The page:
This is catastrophic for our chances of improving ourselves, because it means we do not and cannot respond positively to God in any way. Elsewhere Paul states, "There is none righteous, no, not one; there is none who understands; there is none who seeks after God" (Romans 3:10-11).
Towards God, we are completely dead, while towards sin and temptation we are very much alive! We are far beyond the reach of education, self-improvement, reformation or any 'five step plan'. At the risk of stating the obvious, dead people cannot do anything for themselves. Which is why it is wonderful that what comes next is one of the marvellous "But God…" expressions of scripture, that completely transform our prospects. "But God, who is rich in mercy, because of His great love with which He loved us, even when we were dead in trespasses, made us alive together with Christ" (Ephesians 2:4-5). Thank God, that when we could not make the slightest movement towards Him, He acted out of His rich mercy and great love; mercy and love that were shown towards us while we were still dead in our trespasses, and made us alive.
The matter of new birth, that was the subject last week, is set out in John 3:1-13. A little later on in John's Gospel, in John 5, we learn more about the topic of making alive. John 5 commences with the account of how Jesus healed an infirm man at the pool of Bethesda in Jerusalem (John 5:1-15). This man had been unable to walk for 38 years when Jesus' words, "Rise, take up you bed and walk" (John 5:8) appeared to put new life into the man's legs. The rulers objected to the man being healed and carrying his bed on the Sabbath day (John 5:10). Jesus responds to their opposition by setting out some of the boldest and clearest statements in the gospels of His oneness with the God who is His Father (see John 5:19-23).
Jesus speaks about how He will do greater works than the remarkable miracle He has just performed, saying, "'For as the Father raises the dead and gives life to them, even so the Son gives life to whom He will'… 'Most assuredly, I say to you, he who hears My word and believes in Him Who sent Me has everlasting life, and shall not come into judgement, but has passed from death to life. Most assuredly, I say to you, the hour is coming, and now is, when the dead will hear the voice of the Son of God; and those who hear will live'", (John 5:21, 24-25).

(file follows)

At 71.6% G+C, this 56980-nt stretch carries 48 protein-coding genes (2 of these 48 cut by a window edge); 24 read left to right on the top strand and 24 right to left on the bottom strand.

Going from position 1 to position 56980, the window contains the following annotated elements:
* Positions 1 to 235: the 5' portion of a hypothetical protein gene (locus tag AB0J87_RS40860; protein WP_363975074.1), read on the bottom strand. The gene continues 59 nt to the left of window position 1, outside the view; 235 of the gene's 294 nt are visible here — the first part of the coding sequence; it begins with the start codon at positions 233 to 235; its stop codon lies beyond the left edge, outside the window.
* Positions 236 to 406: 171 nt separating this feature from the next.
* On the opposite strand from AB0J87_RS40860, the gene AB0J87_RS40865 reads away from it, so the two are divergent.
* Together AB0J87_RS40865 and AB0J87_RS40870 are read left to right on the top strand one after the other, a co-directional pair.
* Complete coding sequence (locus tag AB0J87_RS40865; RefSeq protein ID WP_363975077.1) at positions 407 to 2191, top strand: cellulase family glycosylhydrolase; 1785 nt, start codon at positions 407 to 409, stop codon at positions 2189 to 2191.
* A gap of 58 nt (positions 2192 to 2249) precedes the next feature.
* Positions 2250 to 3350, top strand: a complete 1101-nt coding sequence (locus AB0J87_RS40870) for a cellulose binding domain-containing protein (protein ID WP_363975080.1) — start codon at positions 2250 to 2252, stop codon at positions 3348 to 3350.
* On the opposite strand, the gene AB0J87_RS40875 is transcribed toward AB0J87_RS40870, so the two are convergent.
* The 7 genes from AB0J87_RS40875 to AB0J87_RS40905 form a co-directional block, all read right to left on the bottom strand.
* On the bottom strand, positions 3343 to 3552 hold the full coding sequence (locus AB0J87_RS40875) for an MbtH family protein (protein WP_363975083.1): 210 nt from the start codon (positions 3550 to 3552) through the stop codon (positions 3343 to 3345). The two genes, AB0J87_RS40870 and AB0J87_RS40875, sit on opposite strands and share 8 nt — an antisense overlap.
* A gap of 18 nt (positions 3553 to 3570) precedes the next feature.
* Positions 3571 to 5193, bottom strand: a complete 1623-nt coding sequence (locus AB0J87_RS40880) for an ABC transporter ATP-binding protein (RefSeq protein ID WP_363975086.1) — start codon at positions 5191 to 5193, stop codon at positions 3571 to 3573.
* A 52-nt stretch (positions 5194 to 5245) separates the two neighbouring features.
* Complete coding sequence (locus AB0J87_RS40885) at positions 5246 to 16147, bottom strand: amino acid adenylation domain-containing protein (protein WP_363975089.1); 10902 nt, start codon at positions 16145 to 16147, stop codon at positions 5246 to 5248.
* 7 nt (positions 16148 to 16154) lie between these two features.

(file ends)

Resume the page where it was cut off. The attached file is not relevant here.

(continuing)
John 5:21 plainly states that both the Father and the Son are able to make alive. We might have understood this to have referred to Christ's power to raise the dead, but John 5:24-25 make plain that Jesus is talking about the work of salvation and the imparting of eternal life, not just the kind of physical raising of people like Lazarus that saw them die again some years later (see John 11:1-44).
John 5:24-25 also tell us how this life giving power operates today. We read, "those who hear will live", and "he who hears My word and believes in Him Who sent Me has everlasting life." So this life comes by hearing Jesus Christ through His word, that is the gospel.
We will find that all of the really important actions of the New Testament are said to be the work of the Father, Son and Holy Spirit. Thus, the resurrection of Jesus is said, in different scriptures, to be by the Lord's own power, by the power of the Father and also the work of the Spirit. John 10:17-18 makes plain Jesus will lay down His own life and take it up again Himself: "I lay down my life that I may take it again. No one takes it from Me, but I lay it down of Myself. I have power to lay it down, and I have power to take it again." Galatians 1:1 explicitly states that the Father acted in resurrection. "Paul, an apostle … through Jesus Christ and God the Father who raised Him from the dead."
Romans 1:4 assigns the action to the Holy Spirit. "Declared to be the Son of God with power according to the Spirit of holiness, by the resurrection from the dead." These statements are not contradictory: they show that All three Persons of the Godhead were active in the vital work of Christ's resurrection. We have already seen that both Father and Son have the power to give life. In John 6:63 we read, "It is the Spirit who gives life." This emphasises the importance of this quickening, or giving life, that we are thinking about today.